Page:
Over the weekend on October 14th, 2017, former Naughty Dog developer, David Ballard, posted up a series of tweets on his official Twitter account. He decided to come forward after other Hollywood actors shared their stories about sexual harassment, and after some video game personalities such as David Hayter stepped forward about his own experience with sexual harassment in the entertainment industry.
Crave Online compiled the tweets into an easily readable format, where Ballard wrote…
“In late 2015, I was sexually harassed at Naughty Dog by a lead. My work environment became extremely toxic afterward. In February 2016 I had a mental breakdown at work & Sony Playstation HR became involved. When I told them about the harassment they ended the call and fired me the next day. They cited the company was moving in a different direction and my job was no longer needed. They tried to silence me by offering $20,000 if I signed a letter agreeing to the termination as well as to not discuss it with anyone. I declined to sign.
“I have been unemployed for 17 months since. When interviewers ask why I left Naughty Dog, I say I was burned out by the crunch, ashamed to get to the root of the problem of being sexually harassed.
“I’m speaking out now because of the strength I’ve seen in others coming forward about their experiences in the TV/Film industry. This is the hardest thing I’ve ever done. I will not let anyone kill my drive or love for the video game industry, my passions or life.”
The claims blew up across social media, and were reported across a number of websites.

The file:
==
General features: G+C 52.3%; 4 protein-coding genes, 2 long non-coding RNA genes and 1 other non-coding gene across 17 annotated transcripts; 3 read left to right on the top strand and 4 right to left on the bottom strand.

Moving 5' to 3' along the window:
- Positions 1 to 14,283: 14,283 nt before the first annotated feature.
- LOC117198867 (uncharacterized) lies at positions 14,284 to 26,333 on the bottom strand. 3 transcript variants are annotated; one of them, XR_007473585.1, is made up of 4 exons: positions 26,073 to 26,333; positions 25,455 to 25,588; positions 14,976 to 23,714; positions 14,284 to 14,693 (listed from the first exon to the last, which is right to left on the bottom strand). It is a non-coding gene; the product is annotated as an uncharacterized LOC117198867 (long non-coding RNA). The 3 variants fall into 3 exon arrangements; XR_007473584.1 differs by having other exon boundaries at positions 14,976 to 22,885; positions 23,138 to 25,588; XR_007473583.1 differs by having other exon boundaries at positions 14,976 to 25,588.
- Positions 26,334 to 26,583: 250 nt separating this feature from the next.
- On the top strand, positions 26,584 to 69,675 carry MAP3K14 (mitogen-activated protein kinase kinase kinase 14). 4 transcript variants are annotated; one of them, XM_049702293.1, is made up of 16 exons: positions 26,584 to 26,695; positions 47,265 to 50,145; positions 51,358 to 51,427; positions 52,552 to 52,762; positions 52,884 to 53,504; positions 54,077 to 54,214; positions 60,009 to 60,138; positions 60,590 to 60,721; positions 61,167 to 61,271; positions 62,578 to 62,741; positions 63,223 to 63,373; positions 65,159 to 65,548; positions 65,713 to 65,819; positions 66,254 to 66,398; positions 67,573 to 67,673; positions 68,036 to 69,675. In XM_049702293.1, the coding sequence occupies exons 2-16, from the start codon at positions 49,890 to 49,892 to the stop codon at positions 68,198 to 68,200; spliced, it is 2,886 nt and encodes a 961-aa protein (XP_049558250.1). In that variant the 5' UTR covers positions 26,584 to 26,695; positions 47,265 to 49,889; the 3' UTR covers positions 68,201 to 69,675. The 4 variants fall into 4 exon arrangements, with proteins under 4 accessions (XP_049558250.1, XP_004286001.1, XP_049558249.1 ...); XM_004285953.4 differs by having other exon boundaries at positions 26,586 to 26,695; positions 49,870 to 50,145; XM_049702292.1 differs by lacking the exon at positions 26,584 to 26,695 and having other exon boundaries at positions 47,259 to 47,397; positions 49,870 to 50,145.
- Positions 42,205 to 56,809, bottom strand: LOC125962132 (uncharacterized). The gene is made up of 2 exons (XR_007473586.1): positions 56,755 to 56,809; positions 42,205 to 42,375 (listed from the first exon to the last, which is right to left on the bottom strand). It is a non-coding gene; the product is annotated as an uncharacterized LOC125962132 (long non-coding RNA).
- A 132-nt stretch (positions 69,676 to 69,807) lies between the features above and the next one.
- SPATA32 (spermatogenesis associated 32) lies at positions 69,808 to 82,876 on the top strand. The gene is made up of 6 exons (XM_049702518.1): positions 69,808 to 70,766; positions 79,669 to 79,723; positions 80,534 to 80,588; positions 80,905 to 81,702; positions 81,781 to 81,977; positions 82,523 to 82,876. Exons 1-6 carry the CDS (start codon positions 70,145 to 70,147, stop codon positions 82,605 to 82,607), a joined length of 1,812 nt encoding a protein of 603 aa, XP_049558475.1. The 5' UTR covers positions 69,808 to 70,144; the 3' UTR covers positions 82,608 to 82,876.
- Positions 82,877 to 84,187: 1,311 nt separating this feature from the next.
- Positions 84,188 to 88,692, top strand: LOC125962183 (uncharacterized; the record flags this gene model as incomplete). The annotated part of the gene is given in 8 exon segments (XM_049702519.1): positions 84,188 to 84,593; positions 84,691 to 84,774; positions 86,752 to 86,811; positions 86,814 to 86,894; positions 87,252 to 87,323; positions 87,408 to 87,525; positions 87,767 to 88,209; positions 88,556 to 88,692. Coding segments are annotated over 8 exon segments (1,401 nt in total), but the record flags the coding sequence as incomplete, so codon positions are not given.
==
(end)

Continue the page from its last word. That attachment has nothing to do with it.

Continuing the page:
After hitting the front page of various social media networks, Naughty Dog issued a concise, albeit dismissive, statement about Ballard’s claims on their website on October 15th, 2017, stating the following…
“We have recently read on social media that an ex-employee of Naughty Dog, Dave Ballard, claims he was sexually harassed when he worked at Naughty Dog. We have not found any evidence of having received allegations from Mr. Ballard that he was harassed in any way at Naughty Dog or Sony Interactive Entertainment. Harassment and inappropriate conduct have no place at Naughty Dog and Sony Interactive Entertainment. We have taken and always will take reports of sexual harassment and other workplace grievances very seriously. We value every single person who works at Naughty Dog and Sony interactive Entertainment. It is of utmost importance to us that we maintain a safe, productive workplace environment that allows us all to channel our shared passion for making games.”
Some have called this stance hypocritical and a double standard, given that one of the mantras that have been paraded around in the gaming industry since 2014 is that people should “listen and believe” when a victim of sexual harassment comes forward.
As stated by Anita Sarkeesian at the XOXO Festival back in 2014…
“One of the most radical things you can do is to actually believe women when they talk about their experiences,”
Although, as the wording suggests, Sarkeesian – and SJW media at large – only appear to apply the belief of sexual harassment having occurred if the claimant is a woman.
Given that Ballard is obviously a male, the industry seems to be fine taking on a dismissive tone with his claims.
Some have asked Ballard to provide proof of the $20,000 that Sony offered him if he signed a non-disclosure agreement. If Ballard did provide such evidence, it put the onus on Sony and require them to make a statement about why they didn’t take his claims seriously or launch an investigation into the matter.
What’s interesting is that when those in #GamerGate asked alleged harassment victims for proof of harassment or evidence of mass harassment campaigns having taken place, they were said to be “sea-lioning” and “gaslighting” victims. However, it doesn’t appear as if the industry will take Naughty Dog to task for also relying on evidence to prove the substantiation of Ballard’s case.